Future for local and regional media - Culture, Media and Sport Committee Contents

Written evidence submitted by News International Ltd


  1.  News International Ltd welcomes the Culture, Media and Sport Committee's inquiry into the future for local and regional media.

  2.  News International's subsidiaries publish four paid-for national newspaper titles—The Times, The Sun, The Sunday Times and News of the World—and the free newspaper, thelondonpaper, which circulates in London.

  3.  This inquiry comes at a time when the newspaper publishing industry is facing both massive structural change led by the shift to digital media and severe economic challenges caused by the recession.

  4.  The national, local and regional press are all subject to similar commercial pressures as a result of the burgeoning of alternative means by which consumers can access similar content and by which advertisers can reach their target audience.

  5.  News International wishes to contribute to this inquiry, not only as the publisher of thelondonpaper, but also because our national newspaper titles are facing many of the same challenges and issues under review.

  6.  News International supports the goal of sustaining a plurality of media sources. We hope that this inquiry can provide an opportunity to re-think the approach to regulation of the newspaper sector [ie not just local & regional newspapers], which is so vital for the UK economy and democracy.

  7.  Our comments focus on three areas: The impact of digital convergence on the newspaper sector; the desirability of changes to the regulatory framework; and the appropriateness of initiatives undertaken by public sector bodies in this area (in particular the BBC).


  8.  The internet has introduced a new dimension to the competition faced by newspaper publishers. New forms of competition for consumers' attention and for advertising revenue are being developed all the time and many of the companies operating in this space are not traditional media companies.

  9.  Furthermore, the pace of change is far greater than anything envisaged by those who drafted the Communications Act 2003. In the last six years, new online products and services have been developed with breath-taking speed.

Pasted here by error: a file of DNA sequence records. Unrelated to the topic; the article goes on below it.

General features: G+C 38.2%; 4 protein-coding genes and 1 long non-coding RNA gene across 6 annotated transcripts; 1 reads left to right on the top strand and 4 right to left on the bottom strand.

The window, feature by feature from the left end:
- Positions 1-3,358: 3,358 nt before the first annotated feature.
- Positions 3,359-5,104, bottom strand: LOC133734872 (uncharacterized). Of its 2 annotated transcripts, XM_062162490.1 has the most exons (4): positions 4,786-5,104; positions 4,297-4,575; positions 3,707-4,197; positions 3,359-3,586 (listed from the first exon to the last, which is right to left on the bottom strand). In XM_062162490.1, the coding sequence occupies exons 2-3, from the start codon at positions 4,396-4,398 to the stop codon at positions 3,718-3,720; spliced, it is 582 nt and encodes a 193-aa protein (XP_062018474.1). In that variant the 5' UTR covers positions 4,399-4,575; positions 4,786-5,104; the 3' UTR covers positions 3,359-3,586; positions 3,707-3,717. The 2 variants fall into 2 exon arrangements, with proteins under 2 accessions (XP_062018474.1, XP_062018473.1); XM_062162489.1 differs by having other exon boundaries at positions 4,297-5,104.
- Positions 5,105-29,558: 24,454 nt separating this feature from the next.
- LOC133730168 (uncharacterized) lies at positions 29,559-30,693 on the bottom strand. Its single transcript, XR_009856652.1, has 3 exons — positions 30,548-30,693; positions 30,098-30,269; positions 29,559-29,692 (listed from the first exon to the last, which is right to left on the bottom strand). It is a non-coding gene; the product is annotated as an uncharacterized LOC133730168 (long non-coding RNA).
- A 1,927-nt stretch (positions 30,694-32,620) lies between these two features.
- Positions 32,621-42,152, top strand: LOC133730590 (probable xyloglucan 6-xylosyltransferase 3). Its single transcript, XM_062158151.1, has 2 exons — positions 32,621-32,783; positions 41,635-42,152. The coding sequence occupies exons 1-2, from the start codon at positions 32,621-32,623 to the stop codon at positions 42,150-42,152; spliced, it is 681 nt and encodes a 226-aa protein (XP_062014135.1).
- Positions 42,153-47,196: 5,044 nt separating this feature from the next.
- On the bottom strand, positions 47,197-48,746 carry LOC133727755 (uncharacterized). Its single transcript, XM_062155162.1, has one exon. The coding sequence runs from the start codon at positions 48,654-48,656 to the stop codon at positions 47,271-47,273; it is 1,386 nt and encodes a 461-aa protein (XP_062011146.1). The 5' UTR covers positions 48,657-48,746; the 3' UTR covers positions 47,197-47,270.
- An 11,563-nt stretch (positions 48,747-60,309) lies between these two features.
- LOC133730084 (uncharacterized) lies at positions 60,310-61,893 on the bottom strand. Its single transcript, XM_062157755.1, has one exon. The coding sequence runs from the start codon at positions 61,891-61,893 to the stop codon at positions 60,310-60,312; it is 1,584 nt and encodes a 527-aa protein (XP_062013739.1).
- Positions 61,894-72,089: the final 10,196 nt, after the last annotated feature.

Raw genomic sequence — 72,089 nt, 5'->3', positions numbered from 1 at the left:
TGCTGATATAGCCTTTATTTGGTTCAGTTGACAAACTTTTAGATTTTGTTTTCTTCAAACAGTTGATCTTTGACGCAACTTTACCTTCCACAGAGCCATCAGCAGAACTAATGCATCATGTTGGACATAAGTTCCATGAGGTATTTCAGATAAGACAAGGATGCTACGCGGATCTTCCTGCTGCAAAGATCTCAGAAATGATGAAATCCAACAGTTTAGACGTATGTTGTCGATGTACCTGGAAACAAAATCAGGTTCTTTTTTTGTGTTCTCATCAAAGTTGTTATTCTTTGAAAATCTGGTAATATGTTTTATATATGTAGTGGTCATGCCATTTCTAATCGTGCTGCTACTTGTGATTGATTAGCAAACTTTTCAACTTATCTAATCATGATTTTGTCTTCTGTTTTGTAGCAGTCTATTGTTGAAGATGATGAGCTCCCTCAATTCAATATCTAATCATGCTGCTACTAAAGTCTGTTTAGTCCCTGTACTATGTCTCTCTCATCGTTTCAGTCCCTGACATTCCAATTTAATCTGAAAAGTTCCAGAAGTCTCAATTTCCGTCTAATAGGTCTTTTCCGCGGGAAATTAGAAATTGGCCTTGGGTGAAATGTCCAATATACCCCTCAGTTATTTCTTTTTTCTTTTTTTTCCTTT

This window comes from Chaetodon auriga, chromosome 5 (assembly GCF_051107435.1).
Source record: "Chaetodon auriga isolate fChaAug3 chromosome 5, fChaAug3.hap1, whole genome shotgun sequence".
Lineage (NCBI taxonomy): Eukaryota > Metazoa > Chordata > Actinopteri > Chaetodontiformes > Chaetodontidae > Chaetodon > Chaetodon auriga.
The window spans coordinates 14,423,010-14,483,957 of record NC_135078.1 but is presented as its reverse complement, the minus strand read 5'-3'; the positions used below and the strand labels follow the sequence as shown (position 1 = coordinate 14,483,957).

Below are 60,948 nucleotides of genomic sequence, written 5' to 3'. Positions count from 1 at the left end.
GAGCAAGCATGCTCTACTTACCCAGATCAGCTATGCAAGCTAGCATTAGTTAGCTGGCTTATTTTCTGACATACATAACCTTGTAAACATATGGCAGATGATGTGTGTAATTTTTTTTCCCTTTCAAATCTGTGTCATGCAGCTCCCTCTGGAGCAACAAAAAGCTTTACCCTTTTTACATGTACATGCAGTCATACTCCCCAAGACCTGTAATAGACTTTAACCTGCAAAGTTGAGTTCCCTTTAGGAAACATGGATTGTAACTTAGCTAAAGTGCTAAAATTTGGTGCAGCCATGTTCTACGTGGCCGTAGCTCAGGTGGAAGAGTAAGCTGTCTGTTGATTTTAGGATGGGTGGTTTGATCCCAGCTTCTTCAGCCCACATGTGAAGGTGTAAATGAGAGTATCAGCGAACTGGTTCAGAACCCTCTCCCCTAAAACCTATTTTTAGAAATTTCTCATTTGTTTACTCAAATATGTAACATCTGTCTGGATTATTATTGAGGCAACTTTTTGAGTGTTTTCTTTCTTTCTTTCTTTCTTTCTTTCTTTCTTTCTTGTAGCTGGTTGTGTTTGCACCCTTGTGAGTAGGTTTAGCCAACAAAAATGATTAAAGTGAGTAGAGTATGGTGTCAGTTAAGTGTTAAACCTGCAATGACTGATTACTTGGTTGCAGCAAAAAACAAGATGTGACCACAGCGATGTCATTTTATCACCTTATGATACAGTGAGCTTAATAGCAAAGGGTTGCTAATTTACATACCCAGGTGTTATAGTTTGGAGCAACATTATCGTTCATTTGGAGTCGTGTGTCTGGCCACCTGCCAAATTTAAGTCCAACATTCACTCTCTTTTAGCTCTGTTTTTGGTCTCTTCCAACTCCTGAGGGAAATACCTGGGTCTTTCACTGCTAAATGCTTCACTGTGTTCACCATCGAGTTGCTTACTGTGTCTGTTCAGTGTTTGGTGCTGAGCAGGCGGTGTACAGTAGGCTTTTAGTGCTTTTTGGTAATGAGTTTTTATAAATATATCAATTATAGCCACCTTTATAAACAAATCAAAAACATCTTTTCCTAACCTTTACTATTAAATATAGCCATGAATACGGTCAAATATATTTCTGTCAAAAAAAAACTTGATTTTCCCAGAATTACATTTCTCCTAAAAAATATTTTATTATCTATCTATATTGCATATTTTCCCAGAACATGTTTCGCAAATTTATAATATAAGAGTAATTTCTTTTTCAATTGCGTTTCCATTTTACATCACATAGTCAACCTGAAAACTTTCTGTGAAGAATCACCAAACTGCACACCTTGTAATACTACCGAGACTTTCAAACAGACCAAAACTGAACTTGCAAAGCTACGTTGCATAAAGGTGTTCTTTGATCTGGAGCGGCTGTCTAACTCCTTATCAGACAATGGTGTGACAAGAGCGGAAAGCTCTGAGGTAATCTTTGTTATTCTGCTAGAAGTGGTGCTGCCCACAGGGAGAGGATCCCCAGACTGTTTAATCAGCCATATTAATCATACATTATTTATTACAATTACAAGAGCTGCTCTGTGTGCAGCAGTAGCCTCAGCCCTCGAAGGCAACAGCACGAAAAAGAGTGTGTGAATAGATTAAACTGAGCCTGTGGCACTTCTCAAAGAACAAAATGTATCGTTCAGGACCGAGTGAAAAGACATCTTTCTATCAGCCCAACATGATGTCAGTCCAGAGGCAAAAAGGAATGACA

10.  The following are examples of online offerings, available today, that were unheard of in 2003:

    Monthly Unique Visitors Feb 2009

    Facebook 22,656,000

    Bebo 9,593,000

    MySpace 7,122,000

    Twitter 1,427,000

    (Source: ComScore)

  11.  As little as five years ago, regulators may have questioned whether different media platforms were effective substitutes for each other, in terms of both readers and advertisers. However, today we know that the converged world provides consumers and advertisers with genuine choices.

  12.  The following table shows the growth in the number of media outlets between 1999 and 2007. It illustrates not only the increase in plurality and consumer choice but also the increase in competition faced by businesses operating in this sector:
Medium 1999  2007 
Multi channel homes7,126,000 19,490,000
Consumer Magazines3,174 3,445
Commercial Radio Stations235 324
Cinema Multiplex Sites168 243
UK Home Internet Users7,470,000 32,325,000
National Newspapers19 20
[Free Daily Dist Newspapers1 6*]
*Includes 10 Regional Metro Editions

  13.  The following table shows the extent of cross over usage between different media:
TVRadio OnlinePress
TVx99% 99%99%
Radio69%x 74%72%
Online76%82% x75%
Press79%82% 77%x

(Source: TGInet Wave 18. Read up and across, eg 75% of national press readers have accessed the internet)

  14.  We know that more and more people are choosing to access news, sport and entertainment online. Young people in particular are more likely to get their news predominantly from online sources, including public sector offerings such as the BBC and news aggregators such as Google. A study in America as long ago as 2005 showed that the Internet was already becoming the primary news source for young people (Pew Internet and American Life project, author John Horrigan). And a recent TGI.net survey (TGI Internet Wave 18) shows that 32.3% of 20-24 years old have visited a news site. The internet is an important part of young people's news seeking portfolio.

  15.  The change in consumers' behaviour means there is increased choice for advertisers seeking those audiences. There is a wider range of advertising opportunities for advertisers than ever before.